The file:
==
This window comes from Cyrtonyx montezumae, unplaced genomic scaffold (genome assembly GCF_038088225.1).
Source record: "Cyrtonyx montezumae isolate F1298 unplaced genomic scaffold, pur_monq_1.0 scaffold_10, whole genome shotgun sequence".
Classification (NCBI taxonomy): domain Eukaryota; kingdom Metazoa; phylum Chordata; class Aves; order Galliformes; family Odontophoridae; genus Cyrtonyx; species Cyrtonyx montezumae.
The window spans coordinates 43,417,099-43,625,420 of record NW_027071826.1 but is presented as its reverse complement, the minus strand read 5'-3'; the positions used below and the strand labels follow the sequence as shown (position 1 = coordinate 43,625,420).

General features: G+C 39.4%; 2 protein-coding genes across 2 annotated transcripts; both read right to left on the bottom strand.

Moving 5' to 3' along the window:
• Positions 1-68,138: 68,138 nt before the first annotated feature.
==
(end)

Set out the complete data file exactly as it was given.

This window comes from Cyrtonyx montezumae, unplaced genomic scaffold (genome assembly GCF_038088225.1).
Source record: "Cyrtonyx montezumae isolate F1298 unplaced genomic scaffold, pur_monq_1.0 scaffold_10, whole genome shotgun sequence".
Classification (NCBI taxonomy): domain Eukaryota; kingdom Metazoa; phylum Chordata; class Aves; order Galliformes; family Odontophoridae; genus Cyrtonyx; species Cyrtonyx montezumae.
The window spans coordinates 43,417,099-43,625,420 of record NW_027071826.1 but is presented as its reverse complement, the minus strand read 5'-3'; the positions used below and the strand labels follow the sequence as shown (position 1 = coordinate 43,625,420).

General features: G+C 39.4%; 2 protein-coding genes across 2 annotated transcripts; both read right to left on the bottom strand.

Moving 5' to 3' along the window:
• Positions 1-68,138: 68,138 nt before the first annotated feature.